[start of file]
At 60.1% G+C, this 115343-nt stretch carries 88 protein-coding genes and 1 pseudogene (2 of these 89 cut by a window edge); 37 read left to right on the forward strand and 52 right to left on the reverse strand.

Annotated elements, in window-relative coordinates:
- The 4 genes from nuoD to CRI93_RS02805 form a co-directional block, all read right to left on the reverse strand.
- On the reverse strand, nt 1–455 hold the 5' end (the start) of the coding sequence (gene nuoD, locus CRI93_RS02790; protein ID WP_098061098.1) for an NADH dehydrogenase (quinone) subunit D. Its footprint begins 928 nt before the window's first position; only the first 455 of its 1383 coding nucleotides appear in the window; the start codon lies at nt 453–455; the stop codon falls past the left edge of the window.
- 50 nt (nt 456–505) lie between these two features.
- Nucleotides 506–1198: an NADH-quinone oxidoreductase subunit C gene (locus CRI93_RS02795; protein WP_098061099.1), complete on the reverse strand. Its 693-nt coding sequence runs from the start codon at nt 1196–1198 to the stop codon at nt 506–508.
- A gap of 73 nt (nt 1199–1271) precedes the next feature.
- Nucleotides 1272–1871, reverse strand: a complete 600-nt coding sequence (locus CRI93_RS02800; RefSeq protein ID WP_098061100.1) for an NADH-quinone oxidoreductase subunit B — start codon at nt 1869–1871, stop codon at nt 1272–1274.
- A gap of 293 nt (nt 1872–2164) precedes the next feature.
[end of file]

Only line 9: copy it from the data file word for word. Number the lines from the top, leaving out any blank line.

- A gap of 293 nt (nt 1872–2164) precedes the next feature.